Early Detection Is Key for Diabetes Management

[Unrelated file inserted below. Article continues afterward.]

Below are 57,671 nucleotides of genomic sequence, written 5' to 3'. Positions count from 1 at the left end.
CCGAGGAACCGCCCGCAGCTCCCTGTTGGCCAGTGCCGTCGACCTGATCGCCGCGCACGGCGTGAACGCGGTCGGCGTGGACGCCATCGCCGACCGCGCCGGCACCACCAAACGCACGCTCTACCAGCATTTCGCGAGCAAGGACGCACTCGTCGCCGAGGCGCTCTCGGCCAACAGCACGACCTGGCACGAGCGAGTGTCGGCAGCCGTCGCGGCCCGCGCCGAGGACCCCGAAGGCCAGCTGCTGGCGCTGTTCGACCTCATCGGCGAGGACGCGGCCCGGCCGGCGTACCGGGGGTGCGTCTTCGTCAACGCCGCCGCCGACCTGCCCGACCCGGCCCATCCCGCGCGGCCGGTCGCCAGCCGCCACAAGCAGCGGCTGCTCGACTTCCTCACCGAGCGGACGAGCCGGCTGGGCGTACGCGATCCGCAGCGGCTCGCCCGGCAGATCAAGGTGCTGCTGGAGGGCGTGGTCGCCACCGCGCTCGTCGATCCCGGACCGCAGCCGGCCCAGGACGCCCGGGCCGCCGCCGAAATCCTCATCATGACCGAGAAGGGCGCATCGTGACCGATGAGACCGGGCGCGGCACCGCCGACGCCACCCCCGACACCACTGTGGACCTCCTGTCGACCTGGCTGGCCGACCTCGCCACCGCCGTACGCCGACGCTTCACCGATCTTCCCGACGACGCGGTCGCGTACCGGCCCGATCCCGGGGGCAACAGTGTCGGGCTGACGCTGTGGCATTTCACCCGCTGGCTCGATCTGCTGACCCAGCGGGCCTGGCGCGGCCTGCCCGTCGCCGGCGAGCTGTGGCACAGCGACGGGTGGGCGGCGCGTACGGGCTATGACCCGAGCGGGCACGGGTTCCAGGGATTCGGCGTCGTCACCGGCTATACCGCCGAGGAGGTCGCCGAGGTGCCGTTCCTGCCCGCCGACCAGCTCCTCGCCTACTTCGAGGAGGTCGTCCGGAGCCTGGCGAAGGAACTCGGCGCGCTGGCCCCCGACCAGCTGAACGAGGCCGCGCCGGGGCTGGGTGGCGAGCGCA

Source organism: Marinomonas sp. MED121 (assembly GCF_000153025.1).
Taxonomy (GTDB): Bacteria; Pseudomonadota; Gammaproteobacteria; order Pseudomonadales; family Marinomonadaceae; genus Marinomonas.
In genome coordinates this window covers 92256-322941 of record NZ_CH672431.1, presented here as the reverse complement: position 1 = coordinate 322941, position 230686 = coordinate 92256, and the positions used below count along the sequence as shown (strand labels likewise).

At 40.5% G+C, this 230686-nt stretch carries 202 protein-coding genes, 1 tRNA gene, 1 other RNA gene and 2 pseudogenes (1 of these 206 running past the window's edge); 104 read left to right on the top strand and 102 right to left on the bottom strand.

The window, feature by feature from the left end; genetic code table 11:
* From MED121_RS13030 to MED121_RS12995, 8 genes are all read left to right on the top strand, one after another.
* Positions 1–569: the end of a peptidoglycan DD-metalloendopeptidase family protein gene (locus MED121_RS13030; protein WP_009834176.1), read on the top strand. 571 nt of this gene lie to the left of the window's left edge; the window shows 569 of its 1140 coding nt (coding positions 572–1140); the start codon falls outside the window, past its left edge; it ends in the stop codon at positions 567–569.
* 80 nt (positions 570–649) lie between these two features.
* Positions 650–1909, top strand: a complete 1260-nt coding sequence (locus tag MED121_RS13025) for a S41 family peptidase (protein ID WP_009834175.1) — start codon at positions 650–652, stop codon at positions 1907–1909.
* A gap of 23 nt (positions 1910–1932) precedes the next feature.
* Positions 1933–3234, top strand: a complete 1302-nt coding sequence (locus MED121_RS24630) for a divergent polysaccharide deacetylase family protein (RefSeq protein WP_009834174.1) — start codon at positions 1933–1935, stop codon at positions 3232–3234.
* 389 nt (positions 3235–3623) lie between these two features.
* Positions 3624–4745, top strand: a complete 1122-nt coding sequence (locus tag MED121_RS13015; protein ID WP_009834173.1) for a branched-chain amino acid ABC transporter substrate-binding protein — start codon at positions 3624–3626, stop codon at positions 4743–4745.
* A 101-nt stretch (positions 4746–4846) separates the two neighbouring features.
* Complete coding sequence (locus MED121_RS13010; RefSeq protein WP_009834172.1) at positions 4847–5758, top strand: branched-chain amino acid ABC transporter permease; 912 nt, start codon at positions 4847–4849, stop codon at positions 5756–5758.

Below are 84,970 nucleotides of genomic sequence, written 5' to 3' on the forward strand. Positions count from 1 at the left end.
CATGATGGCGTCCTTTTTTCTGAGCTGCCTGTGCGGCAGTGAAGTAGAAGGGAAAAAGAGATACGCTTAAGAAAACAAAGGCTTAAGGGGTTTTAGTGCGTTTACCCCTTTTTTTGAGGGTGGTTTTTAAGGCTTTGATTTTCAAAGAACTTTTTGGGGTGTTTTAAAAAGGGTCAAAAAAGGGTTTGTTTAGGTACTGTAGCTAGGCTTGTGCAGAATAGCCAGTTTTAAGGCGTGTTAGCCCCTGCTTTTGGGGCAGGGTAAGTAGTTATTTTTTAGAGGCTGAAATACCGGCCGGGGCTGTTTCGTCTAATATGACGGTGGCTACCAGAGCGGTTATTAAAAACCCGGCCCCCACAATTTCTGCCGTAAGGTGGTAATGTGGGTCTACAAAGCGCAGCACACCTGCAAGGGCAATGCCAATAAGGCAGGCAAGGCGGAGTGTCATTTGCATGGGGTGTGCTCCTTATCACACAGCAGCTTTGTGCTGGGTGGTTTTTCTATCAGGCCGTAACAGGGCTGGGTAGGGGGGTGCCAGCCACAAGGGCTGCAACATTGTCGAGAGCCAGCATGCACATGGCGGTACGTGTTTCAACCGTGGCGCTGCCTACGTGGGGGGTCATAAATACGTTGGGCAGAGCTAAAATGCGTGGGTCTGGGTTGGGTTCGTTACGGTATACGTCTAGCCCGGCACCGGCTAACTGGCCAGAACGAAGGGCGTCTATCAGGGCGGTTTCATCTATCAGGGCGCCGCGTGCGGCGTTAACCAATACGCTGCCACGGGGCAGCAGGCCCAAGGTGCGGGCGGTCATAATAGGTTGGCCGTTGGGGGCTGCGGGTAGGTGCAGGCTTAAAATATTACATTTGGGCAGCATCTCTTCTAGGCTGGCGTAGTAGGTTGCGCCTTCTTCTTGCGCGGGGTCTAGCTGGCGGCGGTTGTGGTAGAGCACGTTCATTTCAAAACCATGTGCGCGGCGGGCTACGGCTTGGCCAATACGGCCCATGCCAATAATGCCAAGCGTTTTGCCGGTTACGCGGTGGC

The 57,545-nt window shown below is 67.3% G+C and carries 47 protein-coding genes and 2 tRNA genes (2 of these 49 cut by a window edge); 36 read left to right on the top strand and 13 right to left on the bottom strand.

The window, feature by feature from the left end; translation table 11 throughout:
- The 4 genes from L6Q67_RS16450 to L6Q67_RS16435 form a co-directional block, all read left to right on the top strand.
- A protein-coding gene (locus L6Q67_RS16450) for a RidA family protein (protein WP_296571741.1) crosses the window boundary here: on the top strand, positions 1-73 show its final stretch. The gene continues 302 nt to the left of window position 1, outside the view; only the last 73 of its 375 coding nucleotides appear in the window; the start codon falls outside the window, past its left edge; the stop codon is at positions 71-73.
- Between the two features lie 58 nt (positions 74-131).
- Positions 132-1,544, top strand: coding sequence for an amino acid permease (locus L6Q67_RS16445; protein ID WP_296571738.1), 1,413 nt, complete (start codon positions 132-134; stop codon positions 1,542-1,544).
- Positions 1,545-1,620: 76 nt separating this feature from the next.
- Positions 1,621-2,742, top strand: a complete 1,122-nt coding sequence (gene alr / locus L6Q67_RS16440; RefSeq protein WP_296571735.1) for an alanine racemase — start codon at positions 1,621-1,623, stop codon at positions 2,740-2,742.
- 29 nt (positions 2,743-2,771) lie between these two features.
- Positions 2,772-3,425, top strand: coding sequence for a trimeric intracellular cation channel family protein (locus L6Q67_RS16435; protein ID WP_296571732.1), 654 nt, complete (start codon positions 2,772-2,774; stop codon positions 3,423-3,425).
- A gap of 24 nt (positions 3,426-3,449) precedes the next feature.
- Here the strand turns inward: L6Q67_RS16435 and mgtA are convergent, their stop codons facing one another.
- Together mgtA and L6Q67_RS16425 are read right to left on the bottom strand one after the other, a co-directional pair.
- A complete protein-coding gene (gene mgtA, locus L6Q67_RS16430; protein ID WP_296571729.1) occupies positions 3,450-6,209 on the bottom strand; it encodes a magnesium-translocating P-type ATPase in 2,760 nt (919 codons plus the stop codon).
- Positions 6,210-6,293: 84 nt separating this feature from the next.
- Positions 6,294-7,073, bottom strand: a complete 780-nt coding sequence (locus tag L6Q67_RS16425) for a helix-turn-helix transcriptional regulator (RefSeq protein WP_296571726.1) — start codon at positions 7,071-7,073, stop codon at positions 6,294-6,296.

A study combining large scale clinical observations and innovative computer modeling suggests that screening to identify Type 2 diabetes followed by early treatment could result in substantial health benefits. Researchers at the University of Michigan Medical School and the Medical Research Council Epidemiology Unit, University of Cambridge (England) used data from the ADDITION-Europe study of diabetes screening and treatment in combination with a computer simulation model of diabetes progression. Results showed that screening followed by treatment led to a reduced risk of cardiovascular disease or death within a 5-year follow-up period when compared to patients having no screening. At 10-years after baseline, the computer model predicted that 22.4% of people with Type 2 diabetes would experience a cardiovascular disease event, such as stroke or heart bypass surgery, if diagnosis and treatment was delayed for 3-years.. This rose to 25.9% with a diagnosis and treatment delay of 6-years. However, if screening and routine care had been implemented, the computer model predicted that only 18.4% would experience a cardiovascular disease event at 10-years after baseline. The simulated incidence of all-cause mortality was 16.4% with a delay of 3-years and 18.2% with a delay of 6-years, compared to 14.6% with early screening and treatment. “Diabetes can be debilitating for patients and costly for healthcare,” said lead author William Herman, MD, a professor at the University of Michigan Medical School. “This research shows that the early identification of diabetes has major health benefits, and supports the introduction of measures such as screening to reduce the time between development of Type 2 diabetes and its treatment.”

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